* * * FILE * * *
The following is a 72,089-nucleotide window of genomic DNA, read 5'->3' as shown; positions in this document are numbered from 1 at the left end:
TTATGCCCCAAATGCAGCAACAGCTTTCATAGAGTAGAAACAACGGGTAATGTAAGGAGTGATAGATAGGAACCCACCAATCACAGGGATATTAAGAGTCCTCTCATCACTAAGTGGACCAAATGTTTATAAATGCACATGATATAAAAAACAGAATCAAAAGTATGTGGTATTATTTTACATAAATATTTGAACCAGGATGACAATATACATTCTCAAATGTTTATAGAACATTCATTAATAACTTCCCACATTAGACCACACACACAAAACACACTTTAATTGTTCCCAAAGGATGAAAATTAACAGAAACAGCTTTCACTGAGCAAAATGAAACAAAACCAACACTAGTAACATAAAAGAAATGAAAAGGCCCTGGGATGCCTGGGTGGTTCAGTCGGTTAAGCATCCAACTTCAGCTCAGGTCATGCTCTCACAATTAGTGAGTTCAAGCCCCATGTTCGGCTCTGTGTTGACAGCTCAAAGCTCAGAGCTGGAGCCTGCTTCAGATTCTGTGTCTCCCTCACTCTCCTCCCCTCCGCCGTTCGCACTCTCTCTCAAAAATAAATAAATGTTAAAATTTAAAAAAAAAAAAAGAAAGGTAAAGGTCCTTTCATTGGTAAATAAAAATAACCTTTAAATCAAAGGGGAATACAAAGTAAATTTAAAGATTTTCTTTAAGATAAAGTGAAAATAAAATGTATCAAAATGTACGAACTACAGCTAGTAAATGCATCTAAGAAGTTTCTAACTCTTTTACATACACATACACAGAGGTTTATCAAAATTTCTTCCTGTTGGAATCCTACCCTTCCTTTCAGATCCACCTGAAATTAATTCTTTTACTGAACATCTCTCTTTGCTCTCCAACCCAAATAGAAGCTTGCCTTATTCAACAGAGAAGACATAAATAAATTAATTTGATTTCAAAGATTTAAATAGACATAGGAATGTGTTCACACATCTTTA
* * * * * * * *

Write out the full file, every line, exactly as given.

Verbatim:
The following is a 72,089-nucleotide window of genomic DNA, read 5'->3' as shown; positions in this document are numbered from 1 at the left end:
TTATGCCCCAAATGCAGCAACAGCTTTCATAGAGTAGAAACAACGGGTAATGTAAGGAGTGATAGATAGGAACCCACCAATCACAGGGATATTAAGAGTCCTCTCATCACTAAGTGGACCAAATGTTTATAAATGCACATGATATAAAAAACAGAATCAAAAGTATGTGGTATTATTTTACATAAATATTTGAACCAGGATGACAATATACATTCTCAAATGTTTATAGAACATTCATTAATAACTTCCCACATTAGACCACACACACAAAACACACTTTAATTGTTCCCAAAGGATGAAAATTAACAGAAACAGCTTTCACTGAGCAAAATGAAACAAAACCAACACTAGTAACATAAAAGAAATGAAAAGGCCCTGGGATGCCTGGGTGGTTCAGTCGGTTAAGCATCCAACTTCAGCTCAGGTCATGCTCTCACAATTAGTGAGTTCAAGCCCCATGTTCGGCTCTGTGTTGACAGCTCAAAGCTCAGAGCTGGAGCCTGCTTCAGATTCTGTGTCTCCCTCACTCTCCTCCCCTCCGCCGTTCGCACTCTCTCTCAAAAATAAATAAATGTTAAAATTTAAAAAAAAAAAAAGAAAGGTAAAGGTCCTTTCATTGGTAAATAAAAATAACCTTTAAATCAAAGGGGAATACAAAGTAAATTTAAAGATTTTCTTTAAGATAAAGTGAAAATAAAATGTATCAAAATGTACGAACTACAGCTAGTAAATGCATCTAAGAAGTTTCTAACTCTTTTACATACACATACACAGAGGTTTATCAAAATTTCTTCCTGTTGGAATCCTACCCTTCCTTTCAGATCCACCTGAAATTAATTCTTTTACTGAACATCTCTCTTTGCTCTCCAACCCAAATAGAAGCTTGCCTTATTCAACAGAGAAGACATAAATAAATTAATTTGATTTCAAAGATTTAAATAGACATAGGAATGTGTTCACACATCTTTA